Yeah, it's good, but what do you do for an encore?
Go wireless, of course.
Incorporating Bluetooth and WiFi is an obvious next step, but how do you use these technologies to really make the iPod and iTunes sing?
Well, Apple hinted at what might come next with Airport Express, being able to get your music on your Mac to your home stereo is good stuff, but simple wireless syncing and control of your iPod and iTunes should be part of the picture too.
Everyone is anticipating video on the next gen iPod; that could happen to, but I would prefer more integration with the other gadgets we use: A closer tie to cameras, both still and digital video, is a must, but also with our cellphones. We should be able to move info back and forth between phones and iPods easily.
iTunes should feed music info to my stereo, and videos, album covers, and other stuff I find about an artist to my TV. iTunes Music Store should let me buy videos and other artist memorabilia (T-shirts, posters, so on).
In other words; iPod and iTunes will do more and be more.
Macs: The Next Generation
Whether or not you believe the so-called 'iPod Halo Effect' is behind the sales results Apple has announced for the last quarter, one thing is undeniable; Macs with Tiger are hot items.
I happen to believe that the recent surge in Mac sales has more do with the rock solid hardware and software that makes the Mac, along with the seemingly incurability of Windows security ills, than it has to do with the iPod. The Mac mini is a great idea done right, the iMac is sleek and fast, and Power Macs are still industry workhorses. Toss OS X Tiger, iWork, and iLife into the mix, and even Michael Dell might admit that Apple offer some really good stuff that just plain works.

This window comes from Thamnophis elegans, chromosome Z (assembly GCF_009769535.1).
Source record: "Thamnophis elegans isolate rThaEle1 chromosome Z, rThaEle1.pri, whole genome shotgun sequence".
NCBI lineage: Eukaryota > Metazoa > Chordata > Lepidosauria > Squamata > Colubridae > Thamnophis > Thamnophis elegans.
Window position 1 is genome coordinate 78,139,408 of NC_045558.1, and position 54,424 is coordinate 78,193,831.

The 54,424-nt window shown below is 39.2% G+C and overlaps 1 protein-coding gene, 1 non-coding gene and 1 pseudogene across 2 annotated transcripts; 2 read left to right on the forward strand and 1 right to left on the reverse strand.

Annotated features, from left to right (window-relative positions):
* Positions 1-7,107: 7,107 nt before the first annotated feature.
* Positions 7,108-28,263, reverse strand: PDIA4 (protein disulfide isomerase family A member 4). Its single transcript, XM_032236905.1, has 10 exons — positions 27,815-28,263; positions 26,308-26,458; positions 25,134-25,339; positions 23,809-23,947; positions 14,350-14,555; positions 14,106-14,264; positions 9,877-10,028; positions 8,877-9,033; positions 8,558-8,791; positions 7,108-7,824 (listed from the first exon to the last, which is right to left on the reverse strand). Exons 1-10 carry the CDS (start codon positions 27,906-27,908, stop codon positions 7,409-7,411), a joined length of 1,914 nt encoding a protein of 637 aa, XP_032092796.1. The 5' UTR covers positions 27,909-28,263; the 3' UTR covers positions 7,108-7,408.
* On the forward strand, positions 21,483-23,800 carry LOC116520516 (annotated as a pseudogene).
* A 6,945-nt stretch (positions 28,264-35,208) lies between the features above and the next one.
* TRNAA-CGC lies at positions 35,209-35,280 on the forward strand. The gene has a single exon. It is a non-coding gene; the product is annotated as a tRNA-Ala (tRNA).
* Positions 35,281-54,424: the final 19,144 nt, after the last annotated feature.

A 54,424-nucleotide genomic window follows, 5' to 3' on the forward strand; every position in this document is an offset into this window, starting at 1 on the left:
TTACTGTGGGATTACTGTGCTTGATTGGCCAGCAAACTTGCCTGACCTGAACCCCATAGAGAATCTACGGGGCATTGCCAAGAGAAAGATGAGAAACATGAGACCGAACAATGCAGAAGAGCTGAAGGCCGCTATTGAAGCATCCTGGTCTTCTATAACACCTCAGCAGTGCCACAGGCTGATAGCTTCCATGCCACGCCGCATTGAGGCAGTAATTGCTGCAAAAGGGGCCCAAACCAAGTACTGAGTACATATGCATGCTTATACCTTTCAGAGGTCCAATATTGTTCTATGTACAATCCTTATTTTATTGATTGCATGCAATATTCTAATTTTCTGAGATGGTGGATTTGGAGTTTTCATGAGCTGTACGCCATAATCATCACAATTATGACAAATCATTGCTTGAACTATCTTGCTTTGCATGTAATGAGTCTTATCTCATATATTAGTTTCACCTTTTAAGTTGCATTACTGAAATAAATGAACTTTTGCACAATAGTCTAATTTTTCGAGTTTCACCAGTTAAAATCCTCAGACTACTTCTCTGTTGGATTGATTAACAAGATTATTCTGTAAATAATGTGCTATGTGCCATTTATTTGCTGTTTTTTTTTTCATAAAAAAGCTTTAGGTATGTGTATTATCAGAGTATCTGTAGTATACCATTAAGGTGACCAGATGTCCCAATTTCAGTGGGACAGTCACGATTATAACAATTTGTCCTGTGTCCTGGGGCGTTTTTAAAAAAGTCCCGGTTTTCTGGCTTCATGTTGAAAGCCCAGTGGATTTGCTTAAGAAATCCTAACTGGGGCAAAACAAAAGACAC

Still, to keep the Switchers Switching; Apple needs to do something more to make owning a Mac every bit as cool as owning an iPod.
What if you could take your current environment -your playlists, the document you are currently working on, the game you are currently playing- and pick it up from one Mac and move it to another? Better still: what if you could continue working on that document, or creating that playlist, or composing that email while you sat in the theater awaiting for the movie to start, or on the subway? You don't want or need to lug around a laptop when all you need is a small screen and a way to input and modify data.
IBM has come up with a way to move your current working environment from one PC to another similarly configured PC; they call it The SoulPad, and you basically pick up what you are doing and move it physically to a new machine and start working exactly where you left off. Office workers trying to put together PowerPoint or Keynote presentations could stop at work, go home, and finish almost without missing a beat. With someway to modify files, this would be something that anyone could get use from.
Currently, IBM uses an off the shelf iPod to hold the stored environment, but Apple could come up with an iPod/Mac hybrid which might finally be a reason for Apple to get into the tablet Market or back into the PDA business.
Of course, all of this is so much pie in the sky; my pointy analyst hat does not double as a soothsayer's crown, so my prognostications carry no more weight than a pipe dream. Still, if Apple is even considering any of the stuff I've mentioned, I think they will be able to hold the course, and continue to savor the sweet smell of success for some time to come.
is a writer who currently lives in Orlando, FL. He's been a Mac fan since Atari Computers folded, but has worked with computers of nearly every type for 20 years.